117. ^ "Queen's University:Department of History". Retrieved Jan 22, 2011. "Don Akenson: Professor Irish Studies" 
  118. ^ Mack, Burton (2001). The Christian Myth: Origins, Logic, and Legacy. New York: Continuum International Publishing Group. pp. 34–40. ISBN 978-0-8264-1543-1. Retrieved Jan 10, 2011. 
  119. ^ The Cradle, the Cross, and the Crown: An Introduction to the New Testament by Andreas J. Köstenberger, L. Scott Kellum 2009 ISBN 978-0-8054-4365-3 pages 117–125
  120. ^ Jesus: Apocalyptic Prophet of the New Millennium by Bart D. Ehrman 1999 ISBN 0-19-512473-1 pages 22–23
  121. ^ a b The Cradle, the Cross, and the Crown: An Introduction to the New Testament by Andreas J. Köstenberger, L. Scott Kellum 2009 ISBN 978-0-8054-4365-3 pages 124-125
  122. ^ Jesus the Christ by Walter Kasper (Nov 1976) ISBN page 31
  123. ^ Theological Hermeneutics by Angus Paddison (Jun 6, 2005) ISBN 0521849837 Cambridge Univ Press page 43
  124. ^ The Historical Jesus by John Dominic Crossan (Feb 26, 1993) ISBN 0060616296 page xviii
  125. ^ Dunn, James (2003). Christianity In the Making Volume 1: Jesus Remembered. Cambridge, MA: Eermans. p. 126. 
  126. ^ Jesus Remembered, by James Dunn; p.102
  127. ^ Hamilton, William (1994). A Quest For the Post-historical Jesus. New York: Continuum. p. 19.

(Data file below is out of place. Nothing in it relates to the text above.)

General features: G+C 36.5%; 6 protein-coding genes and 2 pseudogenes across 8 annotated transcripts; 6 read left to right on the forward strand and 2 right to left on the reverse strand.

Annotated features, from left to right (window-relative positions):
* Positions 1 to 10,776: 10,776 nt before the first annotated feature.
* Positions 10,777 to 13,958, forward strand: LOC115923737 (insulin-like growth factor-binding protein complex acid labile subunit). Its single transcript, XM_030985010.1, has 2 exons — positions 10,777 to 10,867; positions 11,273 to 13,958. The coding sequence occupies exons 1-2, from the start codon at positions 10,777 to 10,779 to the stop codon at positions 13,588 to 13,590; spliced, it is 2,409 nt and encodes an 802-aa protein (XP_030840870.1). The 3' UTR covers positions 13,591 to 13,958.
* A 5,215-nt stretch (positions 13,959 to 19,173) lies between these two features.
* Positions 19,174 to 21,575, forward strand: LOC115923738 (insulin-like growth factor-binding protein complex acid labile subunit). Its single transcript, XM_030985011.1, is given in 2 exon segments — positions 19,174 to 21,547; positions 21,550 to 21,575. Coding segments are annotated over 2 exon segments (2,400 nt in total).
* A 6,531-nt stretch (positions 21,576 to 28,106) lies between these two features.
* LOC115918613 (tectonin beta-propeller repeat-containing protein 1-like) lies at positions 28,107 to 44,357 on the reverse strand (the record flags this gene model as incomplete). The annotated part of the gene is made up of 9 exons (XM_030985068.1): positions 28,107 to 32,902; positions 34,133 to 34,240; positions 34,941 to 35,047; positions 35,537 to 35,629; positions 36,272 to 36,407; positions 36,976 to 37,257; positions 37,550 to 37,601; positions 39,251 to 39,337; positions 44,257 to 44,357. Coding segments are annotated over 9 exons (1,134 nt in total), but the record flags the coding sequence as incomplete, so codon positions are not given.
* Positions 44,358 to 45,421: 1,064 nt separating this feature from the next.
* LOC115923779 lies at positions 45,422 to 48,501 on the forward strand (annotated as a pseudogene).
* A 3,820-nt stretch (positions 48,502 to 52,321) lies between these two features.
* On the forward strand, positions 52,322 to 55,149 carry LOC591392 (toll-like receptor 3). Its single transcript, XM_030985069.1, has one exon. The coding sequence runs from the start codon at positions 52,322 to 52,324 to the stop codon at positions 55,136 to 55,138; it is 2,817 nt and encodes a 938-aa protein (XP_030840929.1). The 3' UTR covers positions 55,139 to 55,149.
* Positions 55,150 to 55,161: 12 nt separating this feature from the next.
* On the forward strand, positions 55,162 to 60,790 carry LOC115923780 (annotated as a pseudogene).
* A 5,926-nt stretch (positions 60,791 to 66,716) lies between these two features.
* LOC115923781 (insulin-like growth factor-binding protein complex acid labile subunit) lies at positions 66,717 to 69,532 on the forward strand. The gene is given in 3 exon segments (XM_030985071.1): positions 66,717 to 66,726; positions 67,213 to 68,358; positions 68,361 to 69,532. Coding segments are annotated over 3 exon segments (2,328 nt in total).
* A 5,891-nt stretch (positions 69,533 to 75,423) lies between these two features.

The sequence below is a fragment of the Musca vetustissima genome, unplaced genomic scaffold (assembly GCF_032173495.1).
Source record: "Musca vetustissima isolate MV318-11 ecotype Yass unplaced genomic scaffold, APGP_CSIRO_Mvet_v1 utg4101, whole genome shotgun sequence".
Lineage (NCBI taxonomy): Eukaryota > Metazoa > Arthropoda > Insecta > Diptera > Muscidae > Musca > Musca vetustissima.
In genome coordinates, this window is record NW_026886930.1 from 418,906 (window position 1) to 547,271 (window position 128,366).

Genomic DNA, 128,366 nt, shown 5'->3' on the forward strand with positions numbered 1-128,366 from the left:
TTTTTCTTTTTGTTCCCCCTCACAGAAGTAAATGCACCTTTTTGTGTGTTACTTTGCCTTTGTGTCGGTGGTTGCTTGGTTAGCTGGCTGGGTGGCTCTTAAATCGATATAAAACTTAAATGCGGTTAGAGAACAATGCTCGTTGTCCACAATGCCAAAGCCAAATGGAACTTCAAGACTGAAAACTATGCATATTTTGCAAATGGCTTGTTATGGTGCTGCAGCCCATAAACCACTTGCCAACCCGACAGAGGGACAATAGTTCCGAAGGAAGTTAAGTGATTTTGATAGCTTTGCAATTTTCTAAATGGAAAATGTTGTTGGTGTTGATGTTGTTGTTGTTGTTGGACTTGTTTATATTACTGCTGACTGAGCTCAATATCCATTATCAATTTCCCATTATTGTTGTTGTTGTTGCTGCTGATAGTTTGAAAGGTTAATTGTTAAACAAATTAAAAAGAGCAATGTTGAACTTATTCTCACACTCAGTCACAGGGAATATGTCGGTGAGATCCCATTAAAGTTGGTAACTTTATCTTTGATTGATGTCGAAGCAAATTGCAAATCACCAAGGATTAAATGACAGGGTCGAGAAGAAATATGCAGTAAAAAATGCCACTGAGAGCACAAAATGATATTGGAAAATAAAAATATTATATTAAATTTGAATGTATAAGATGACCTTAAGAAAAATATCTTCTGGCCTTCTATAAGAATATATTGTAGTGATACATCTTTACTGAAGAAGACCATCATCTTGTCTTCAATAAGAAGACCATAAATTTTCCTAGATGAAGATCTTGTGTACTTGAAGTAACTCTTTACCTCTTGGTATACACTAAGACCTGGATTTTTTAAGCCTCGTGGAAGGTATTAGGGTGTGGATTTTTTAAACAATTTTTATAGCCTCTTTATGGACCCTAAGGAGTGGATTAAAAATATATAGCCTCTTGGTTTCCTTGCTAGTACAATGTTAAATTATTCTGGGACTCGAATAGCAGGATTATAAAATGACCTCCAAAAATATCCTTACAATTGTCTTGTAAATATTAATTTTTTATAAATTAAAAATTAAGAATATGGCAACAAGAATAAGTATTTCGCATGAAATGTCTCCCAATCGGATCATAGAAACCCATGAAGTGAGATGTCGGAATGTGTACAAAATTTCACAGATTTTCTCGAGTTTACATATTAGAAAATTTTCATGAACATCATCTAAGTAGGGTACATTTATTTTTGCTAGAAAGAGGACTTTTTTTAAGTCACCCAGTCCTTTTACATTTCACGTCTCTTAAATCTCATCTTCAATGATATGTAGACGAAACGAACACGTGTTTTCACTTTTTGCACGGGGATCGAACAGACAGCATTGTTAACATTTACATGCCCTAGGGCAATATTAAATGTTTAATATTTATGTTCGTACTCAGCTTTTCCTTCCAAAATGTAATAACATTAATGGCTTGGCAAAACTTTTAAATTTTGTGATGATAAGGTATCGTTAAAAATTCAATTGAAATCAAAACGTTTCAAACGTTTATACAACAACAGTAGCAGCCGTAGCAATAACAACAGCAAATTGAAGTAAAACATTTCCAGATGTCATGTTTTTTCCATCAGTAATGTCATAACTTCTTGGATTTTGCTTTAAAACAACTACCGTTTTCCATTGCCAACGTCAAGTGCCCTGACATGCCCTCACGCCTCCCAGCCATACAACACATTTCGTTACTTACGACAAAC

128. ^ "Biography Clive Marsh". 
  129. ^ a b Clive Marsh, "Diverse Agendas at Work in the Jesus Quest" in Handbook for the Study of the Historical Jesus by Tom Holmen and Stanley E. Porter (Jan 12, 2011) ISBN 9004163727 pages 986-1002
  130. ^ Clive Marsh "Quests of the Historical Jesus in New Historicist Perspective" in Biblical Interpretation Journal Volume 5, Number 4, 1997 , pp. 403-437(35)
  131. ^ Meier, John. "Finding the Historical Jesus: An Interview With John P. Meier". St. Anthony Messenger. Retrieved Jan 6, 2011. "... I think a lot of the confusion comes from the fact that people claim they are doing a quest for the historical Jesus when de facto they’re doing theology, albeit a theology that is indeed historically informed. Go all the way back to Reimarus, through Schleiermacher, all the way down the line through Bultmann, Kasemann, Bornkamm. These are basically people who are theologians, doing a more modern type of Christology [a faith-based study of Jesus Christ] ..." 
  132. ^ John P. Meier (26 May 2009). A Marginal Jew: Rethinking the Historical Jesus, Law and Love. Yale University Press. pp. 6–. ISBN 978-0-300-14096-5. Retrieved 27 August 2010. 
  133. ^ Allison, Dale (February 2009). The Historical Christ and the Theological Jesus. Wm. B. Eerdmans Publishing. p. 59. ISBN 978-0-8028-6262-4. Retrieved Jan 9, 2011. "We wield our criteria to get what we want."